Latest posts by Rob Chrisman (see all)
- Apr. 24: Subservicer & customer satisfaction products; CFPB & CHOICE Act; non-prime security update; French elections move U.S. rates - April 24, 2017
- Apr. 22: Notes on Zillow, MSAs, RESPA, sales techniques, 10-day closes, and big bank market share & FHA lending - April 22, 2017
- Apr. 21: LO & AE jobs; servicing news & package for sale; Fannie & Freddie news; another blow for Ocwen - April 21, 2017
The race to the bottom, in terms of guidelines or razor-thin pricing margins, prompted on industry vet to send me, “There’s a lot of space in the mortgage cemetery.” Names like Thornburg, Countrywide, or WAMU are left to discussions of lawsuits, but plenty of firms, and their names, are alive and kicking. For example, Cole Taylor Mortgage is now part of MB Financial Bank (“MB Financial, Inc. completes acquisition of Taylor Capital; Cole Taylor Bank is merged into MB Financial Bank”). And regarding news yesterday that Pinnacle Mortgage Group is being acquired by UAMC, it bears mentioning that PMG has no relation whatsoever to Pinnacle Capital Mortgage based in Roseville, CA.
In some pretty big news, the CFPB announced its mortgage eClosing pilot participants as the CFPB has taken it upon itself to assess the benefits of electronic mortgage closings. “The three-month pilot will begin later this year, and will explore how the increased use of technology during the mortgage closing process could affect consumer understanding and engagement and save time and money for consumers, lenders, and other market participants. ‘Mortgage closings can be stressful, confusing, and overwhelming,’ said CFPB Director Richard Cordray. ‘We believe that eClosings have the potential to create a better process for everyone involved. This eClosing pilot project will provide valuable insight as we work to improve the closing experience for consumers.’ Of course, any experienced LO or mortgage company CEO will tell you that paperwork has increased tenfold in defense of being sued, fined, or put out of business by regulators or through class action lawsuits.
Negative comments aside, congrats to the vendors (Accenture Mortgage Cadence; DocMagic, Inc.; eLynx; Pavaso, Inc.; and PiersonPatterson, LLP) and creditors (Blanco National Bank; Boeing Employees Credit Union; Franklin First Financial, Ltd.; Flagstar Bank; Mountain America Credit Union; Sierra Pacific Mortgage; and Universal American Mortgage Company.)
The eClosing pilot program is not part of a rulemaking process, but rather is designed to identify best practices in the marketplace. The eClosing pilot guidelines announced in April of 2014 can be found at eClosings.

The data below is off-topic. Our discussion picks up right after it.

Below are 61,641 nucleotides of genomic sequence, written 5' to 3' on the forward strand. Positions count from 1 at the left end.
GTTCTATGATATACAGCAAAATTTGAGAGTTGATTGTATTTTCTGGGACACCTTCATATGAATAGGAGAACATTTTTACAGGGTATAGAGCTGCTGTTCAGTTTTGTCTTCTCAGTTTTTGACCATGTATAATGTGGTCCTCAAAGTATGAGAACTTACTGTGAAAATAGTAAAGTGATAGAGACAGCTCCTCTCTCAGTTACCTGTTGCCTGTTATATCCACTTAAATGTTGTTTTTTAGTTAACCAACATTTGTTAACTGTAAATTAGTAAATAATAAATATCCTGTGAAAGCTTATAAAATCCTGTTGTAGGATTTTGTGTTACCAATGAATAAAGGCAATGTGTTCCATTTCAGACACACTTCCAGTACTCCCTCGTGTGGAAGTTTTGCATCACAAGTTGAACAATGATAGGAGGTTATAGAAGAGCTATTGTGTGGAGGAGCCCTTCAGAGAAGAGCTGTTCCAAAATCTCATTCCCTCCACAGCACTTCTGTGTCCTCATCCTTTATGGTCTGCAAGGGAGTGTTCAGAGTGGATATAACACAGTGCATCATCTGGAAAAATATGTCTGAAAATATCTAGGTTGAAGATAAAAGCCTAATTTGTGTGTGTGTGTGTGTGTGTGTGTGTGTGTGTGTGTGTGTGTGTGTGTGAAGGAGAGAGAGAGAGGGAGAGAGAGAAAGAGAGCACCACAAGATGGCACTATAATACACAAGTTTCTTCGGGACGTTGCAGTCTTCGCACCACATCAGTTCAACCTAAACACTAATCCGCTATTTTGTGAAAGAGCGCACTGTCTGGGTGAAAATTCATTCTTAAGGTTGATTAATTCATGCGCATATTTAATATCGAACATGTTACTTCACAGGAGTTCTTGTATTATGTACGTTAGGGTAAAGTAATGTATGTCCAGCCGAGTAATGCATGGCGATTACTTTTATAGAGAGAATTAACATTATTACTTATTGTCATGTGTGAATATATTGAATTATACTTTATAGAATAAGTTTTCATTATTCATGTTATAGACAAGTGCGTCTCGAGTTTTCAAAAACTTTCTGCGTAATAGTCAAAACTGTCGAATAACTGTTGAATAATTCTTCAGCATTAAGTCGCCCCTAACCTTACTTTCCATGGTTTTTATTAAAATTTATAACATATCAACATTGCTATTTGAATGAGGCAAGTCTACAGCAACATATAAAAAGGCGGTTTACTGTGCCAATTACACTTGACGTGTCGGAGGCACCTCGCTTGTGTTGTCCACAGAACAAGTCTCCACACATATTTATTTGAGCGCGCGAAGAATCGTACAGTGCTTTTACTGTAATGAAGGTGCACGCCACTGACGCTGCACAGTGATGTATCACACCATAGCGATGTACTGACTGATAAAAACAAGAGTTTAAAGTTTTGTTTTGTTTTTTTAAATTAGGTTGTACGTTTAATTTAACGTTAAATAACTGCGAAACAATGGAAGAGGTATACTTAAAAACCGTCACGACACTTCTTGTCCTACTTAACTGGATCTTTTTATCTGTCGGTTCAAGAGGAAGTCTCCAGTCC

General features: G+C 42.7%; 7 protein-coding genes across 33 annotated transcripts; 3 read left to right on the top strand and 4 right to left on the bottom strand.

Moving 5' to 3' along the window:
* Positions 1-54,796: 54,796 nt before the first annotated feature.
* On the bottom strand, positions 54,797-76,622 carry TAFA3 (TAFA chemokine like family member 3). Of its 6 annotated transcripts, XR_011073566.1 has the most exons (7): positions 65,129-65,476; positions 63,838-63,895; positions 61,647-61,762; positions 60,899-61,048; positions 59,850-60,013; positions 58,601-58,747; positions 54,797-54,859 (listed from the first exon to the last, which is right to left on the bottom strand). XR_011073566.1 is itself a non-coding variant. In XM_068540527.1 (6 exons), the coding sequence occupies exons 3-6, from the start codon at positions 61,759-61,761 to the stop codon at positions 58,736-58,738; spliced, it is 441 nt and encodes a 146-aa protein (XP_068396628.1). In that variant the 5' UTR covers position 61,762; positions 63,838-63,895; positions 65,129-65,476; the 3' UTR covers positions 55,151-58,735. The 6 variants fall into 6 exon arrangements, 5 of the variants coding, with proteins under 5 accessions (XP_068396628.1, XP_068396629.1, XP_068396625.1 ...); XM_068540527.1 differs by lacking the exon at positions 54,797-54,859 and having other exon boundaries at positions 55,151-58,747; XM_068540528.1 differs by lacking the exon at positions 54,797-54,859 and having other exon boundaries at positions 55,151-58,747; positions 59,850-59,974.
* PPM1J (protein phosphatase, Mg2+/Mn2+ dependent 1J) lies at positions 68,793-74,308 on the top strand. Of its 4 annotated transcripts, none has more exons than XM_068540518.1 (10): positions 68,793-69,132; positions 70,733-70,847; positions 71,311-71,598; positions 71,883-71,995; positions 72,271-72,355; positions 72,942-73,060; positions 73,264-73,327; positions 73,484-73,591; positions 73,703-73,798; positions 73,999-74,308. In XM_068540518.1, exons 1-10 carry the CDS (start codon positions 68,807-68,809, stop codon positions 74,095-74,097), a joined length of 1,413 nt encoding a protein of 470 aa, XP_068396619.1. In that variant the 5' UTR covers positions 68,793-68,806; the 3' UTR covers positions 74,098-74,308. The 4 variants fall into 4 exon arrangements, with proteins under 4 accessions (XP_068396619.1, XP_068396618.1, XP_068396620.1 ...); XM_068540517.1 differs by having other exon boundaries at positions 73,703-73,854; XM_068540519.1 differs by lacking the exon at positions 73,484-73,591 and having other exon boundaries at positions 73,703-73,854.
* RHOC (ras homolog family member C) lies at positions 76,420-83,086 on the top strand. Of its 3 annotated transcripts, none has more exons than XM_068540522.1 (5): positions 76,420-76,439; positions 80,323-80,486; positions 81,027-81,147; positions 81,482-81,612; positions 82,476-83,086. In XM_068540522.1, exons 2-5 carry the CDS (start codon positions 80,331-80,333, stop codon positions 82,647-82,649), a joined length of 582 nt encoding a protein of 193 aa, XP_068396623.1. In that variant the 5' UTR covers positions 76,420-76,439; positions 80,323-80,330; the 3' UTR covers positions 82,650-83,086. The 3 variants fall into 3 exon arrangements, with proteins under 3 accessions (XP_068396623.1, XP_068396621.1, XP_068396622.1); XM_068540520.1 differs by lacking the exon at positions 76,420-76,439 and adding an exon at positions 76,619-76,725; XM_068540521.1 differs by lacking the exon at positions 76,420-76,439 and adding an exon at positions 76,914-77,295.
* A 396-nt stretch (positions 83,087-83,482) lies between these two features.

I’m glad I’m not Heloise from Good Housekeeping magazine, she gets the hard questions. While waiting for my dental appointment, I read, “How do you clean tarnished or darkened copper-bottomed saucepans? “ Who would have guessed the secret lies, not in throwing them away before your wife gets home, but in a common condiment? I on the other hand, I get asked more mortgage specific things like, “Rob, we recently received a notice from an investors, advising us that there is a “Homeownership Counseling” requirement with applications dated on or after August 1, 2014, related to providing a complete list of HUD-approved housing counseling agencies to applicants. Have you heard of this requirement, and what must we include in our disclosures? Yes, the requirement that a written list of homeownership counseling organizations be given to all applicants for federally related mortgages within three business days of receipt of the application has been in effect since January 10, 2014. As I noted some time ago, an originator can fulfill this requirement in one of two ways: the first is to obtain the list through the CFPB website, and the second method is for the originator to generate lists by independently using the same HUD data that CFPB uses. An acknowledgement of receipt of the list is not required under the regulations; however, it is required by many investors. As such, you should check with your investors as to their requirements in this regard.
Both FNMA and Freddie have come out with announcements concerning properties in California and secured energy efficient home improvements (also known as “PACE Loans”). The announcement from FNMA is listed below. Neither FNMA nor Freddie will accept a loan that includes a 1st lien PACE Loan. Several California counties have announced energy retrofit programs that permit the imposition of first-lien priority to secure energy efficient home improvements.